Hunting the bug

8 Apr 2024

Computer scientist Marie-Christine Jakobs is an expert on the reliability of software.

Marie-Christine Jakobs, Professor of Reliable Software at LMU’s Institute of Informatics | © LMU / Stephan Höck

Through her research, Marie-Christine Jakobs helps make technology safer. The computer scientist works on methods to assess the quality of software. “I’m interested in whether a piece of software fulfills certain properties and then I check that. This can be something like the software not crashing, or that it behaves as anticipated when executing a certain function. Ultimately, it is about the safety characteristics,” says Marie-Christine Jakobs, Marie-Christine Jakobs, who has been Professor of Reliable Software at LMU’s Institute of Informatics since April 2023.

The real challenge here lies before the actual analysis “What exactly are the properties you want to check, and what should the results look like? Precisely defining these things is not always such a trivial matter.” Marie-Christine Jakobs practices basic research. She develops so-called formal methods for analyzing software and proves theoretically that they are reliable. Another of her main interests concerns implementation of the methods in software analysis tools.

In her research, and also in her lectures, the computer scientist looks at practical real-world examples. For example, she discusses the spectacular explosion of the Ariane 5 rocket in 1996, for which an error in the program code was responsible. The “costliest software error of all time,” as it was dubbed, caused the rocket to explode after just 40 seconds. From a research point of view, it is interesting to analyze the source code of such faulty systems to determine if one’s own tools would have identified the problem, observes Jakobs.

Multiple points of connection


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Professor Jakobs’s research has multiple points of connection with the Institute of Informatics. She was a postdoc in the research group of Professor Dirk Beyer from 2017 to 2019, before she took up an assistant professorship at TU Darmstadt. “I was in the same teaching and research unit back then that I’m assigned to now. It was one of the main pull factors that drew me back that the environment was right for me in terms of the topics studied here.” And this applies very much as well to the research interests of her two new colleagues Jasmin Blanchette and Professor Johannes Kinder, who also joined LMU recently.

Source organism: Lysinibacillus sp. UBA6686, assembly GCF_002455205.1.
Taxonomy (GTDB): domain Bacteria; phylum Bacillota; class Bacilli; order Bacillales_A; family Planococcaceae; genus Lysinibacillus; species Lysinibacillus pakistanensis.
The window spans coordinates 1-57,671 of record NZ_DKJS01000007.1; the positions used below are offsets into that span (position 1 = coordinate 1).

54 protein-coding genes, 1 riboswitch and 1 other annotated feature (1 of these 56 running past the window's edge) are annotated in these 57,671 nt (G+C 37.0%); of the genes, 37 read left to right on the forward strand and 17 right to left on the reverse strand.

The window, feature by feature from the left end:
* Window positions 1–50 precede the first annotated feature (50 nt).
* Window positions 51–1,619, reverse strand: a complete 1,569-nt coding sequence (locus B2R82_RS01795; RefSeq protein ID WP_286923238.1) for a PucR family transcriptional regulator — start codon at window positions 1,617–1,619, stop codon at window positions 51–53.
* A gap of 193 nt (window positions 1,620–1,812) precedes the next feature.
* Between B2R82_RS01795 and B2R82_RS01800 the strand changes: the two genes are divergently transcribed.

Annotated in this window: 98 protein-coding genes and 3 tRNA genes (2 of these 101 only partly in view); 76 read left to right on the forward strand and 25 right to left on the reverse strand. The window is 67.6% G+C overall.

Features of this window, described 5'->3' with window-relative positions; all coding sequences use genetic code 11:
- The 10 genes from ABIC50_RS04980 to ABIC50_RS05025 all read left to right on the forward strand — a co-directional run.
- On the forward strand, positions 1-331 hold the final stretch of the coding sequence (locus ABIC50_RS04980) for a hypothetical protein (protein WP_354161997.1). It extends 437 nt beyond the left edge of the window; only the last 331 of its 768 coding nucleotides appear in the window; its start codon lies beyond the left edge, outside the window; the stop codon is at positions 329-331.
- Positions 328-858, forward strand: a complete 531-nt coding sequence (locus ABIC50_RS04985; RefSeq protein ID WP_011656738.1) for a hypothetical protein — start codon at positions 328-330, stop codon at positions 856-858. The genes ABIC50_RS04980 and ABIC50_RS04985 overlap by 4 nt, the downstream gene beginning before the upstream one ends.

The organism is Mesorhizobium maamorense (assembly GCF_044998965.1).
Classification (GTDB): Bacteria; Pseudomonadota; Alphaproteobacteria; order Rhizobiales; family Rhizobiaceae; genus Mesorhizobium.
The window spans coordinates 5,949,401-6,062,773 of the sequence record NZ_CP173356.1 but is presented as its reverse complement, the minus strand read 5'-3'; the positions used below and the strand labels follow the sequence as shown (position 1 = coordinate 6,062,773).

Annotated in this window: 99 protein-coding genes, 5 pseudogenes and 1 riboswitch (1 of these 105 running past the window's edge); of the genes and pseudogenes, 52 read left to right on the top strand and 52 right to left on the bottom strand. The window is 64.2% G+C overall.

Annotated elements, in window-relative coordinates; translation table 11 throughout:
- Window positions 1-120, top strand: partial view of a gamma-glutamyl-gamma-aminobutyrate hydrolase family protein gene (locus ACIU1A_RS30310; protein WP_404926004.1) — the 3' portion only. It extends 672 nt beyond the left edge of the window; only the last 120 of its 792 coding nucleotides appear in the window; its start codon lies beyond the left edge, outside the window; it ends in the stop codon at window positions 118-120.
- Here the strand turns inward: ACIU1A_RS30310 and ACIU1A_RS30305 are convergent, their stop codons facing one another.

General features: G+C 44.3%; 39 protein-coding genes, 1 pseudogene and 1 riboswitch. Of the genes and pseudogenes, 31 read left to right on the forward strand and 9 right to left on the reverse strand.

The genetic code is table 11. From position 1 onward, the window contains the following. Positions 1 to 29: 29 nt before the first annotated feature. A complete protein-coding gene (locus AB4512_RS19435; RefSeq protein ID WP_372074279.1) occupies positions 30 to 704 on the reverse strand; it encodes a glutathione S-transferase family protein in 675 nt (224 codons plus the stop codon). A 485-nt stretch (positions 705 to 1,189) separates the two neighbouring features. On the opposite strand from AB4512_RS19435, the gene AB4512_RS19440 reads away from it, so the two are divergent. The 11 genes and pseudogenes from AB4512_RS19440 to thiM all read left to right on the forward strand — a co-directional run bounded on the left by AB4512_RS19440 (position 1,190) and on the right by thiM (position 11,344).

As a female professor in the field of computer science, she is used to being in a minority. “People sometimes call me a role model, and I’m glad to be one,” says Jakobs. She herself was always encouraged to take this path. “I had early contact with computers. I always found them fascinating.” At school, she specialized in informatics and physics at junior high and then chose informatics as her honors course while studying for the Abitur school leaving exams.

Mentoring program for female students

Jakobs did a degree in computer science at Paderborn University, where she was a research assistant in the group of Professor Heike Wehrheim while completing her master’s degree and where she also did her doctorate. For her dissertation on proof-carrying, she won a science award.

As a professor, Jakobs has started volunteering in the mentoring program at her faculty. “I’ve taken on my first mentee and am looking forward to supporting her. I’m also happy to share my experiences so that the female students see: It works; it can be done.”

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